The artist, Tara Conley, was inspired to make this sculpture in a public place because she didn’t want it to just be observed, but for it to become part of its environment. Bravegirl’s public display invites people to interact with the art, and ignites different interpretations of the words, just as she had been prompted to when overhearing feminist-themed conversations throughout New Orleans. By threading together themes she overheard in different parts of the city, Conley sought to reincarnate these moments by giving them a permanent physical home. According to Conley, “Bravegirl is an inspiration. She is your sister, mother, wife, your daughter, granddaughter, best friend or perhaps, you. Bravegirl decides and doesn’t look back. She is warm, even on difficult days, stands tall for small voices, faces challenges with strength and fortitude, and she is the City of New Orleans.”2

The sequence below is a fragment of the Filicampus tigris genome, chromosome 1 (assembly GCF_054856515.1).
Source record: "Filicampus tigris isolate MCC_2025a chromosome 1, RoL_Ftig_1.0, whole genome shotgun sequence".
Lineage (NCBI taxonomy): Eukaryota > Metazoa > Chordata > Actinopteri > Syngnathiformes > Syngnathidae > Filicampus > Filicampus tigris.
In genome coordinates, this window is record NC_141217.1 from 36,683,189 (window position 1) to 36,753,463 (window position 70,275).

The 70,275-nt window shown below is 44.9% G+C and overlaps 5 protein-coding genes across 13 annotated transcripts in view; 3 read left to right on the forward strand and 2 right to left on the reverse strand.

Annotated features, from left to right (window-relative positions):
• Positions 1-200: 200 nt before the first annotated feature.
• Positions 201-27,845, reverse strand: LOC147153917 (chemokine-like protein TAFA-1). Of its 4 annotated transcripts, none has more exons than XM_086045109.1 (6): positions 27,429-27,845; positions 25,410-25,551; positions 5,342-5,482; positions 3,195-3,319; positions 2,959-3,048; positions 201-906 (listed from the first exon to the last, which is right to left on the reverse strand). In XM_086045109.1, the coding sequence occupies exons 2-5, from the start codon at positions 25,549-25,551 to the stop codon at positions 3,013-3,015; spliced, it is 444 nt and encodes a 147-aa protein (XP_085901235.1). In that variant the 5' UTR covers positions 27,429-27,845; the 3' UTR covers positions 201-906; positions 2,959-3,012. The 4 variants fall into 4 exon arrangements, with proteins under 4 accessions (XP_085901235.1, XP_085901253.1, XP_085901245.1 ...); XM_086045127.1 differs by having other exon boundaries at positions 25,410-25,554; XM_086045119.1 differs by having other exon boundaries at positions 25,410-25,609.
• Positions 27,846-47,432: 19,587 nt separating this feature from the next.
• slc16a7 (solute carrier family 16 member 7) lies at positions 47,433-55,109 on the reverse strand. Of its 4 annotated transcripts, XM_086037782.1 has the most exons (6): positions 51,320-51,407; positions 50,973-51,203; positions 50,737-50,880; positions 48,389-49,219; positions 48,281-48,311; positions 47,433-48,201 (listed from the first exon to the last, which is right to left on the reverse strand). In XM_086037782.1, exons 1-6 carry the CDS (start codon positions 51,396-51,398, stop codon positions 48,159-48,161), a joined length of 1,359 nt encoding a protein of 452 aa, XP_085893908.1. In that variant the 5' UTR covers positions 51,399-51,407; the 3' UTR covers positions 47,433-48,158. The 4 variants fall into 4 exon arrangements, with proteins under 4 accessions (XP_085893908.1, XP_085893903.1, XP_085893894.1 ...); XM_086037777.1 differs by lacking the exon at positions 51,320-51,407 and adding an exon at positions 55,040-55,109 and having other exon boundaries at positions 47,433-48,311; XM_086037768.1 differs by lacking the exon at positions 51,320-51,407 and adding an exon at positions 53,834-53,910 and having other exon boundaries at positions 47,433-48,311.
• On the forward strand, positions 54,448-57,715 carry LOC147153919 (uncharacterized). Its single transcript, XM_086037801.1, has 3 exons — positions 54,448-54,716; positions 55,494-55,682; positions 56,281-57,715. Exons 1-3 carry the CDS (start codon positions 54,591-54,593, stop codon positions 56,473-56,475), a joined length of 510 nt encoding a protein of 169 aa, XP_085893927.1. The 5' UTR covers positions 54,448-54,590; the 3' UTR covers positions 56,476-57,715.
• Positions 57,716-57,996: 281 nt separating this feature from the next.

By placing Bravegirl in the middle of a busy street in New Orleans and spelling the phrase forwards and backward, the sculpture literally calls for a double take. This doubletake is insinuated by the fact that the phrase is strung together as though it is a single word, and then on top of that, it is spelled out backward, so that it takes a moment to digest the cursive string of letters. This moment also calls for interpretation; as Conley states in her interview, she wants to get people thinking about these words beyond the surface level, by reflecting on how the women in their lives or themselves embody such a bold statement just as I had when crossing the street.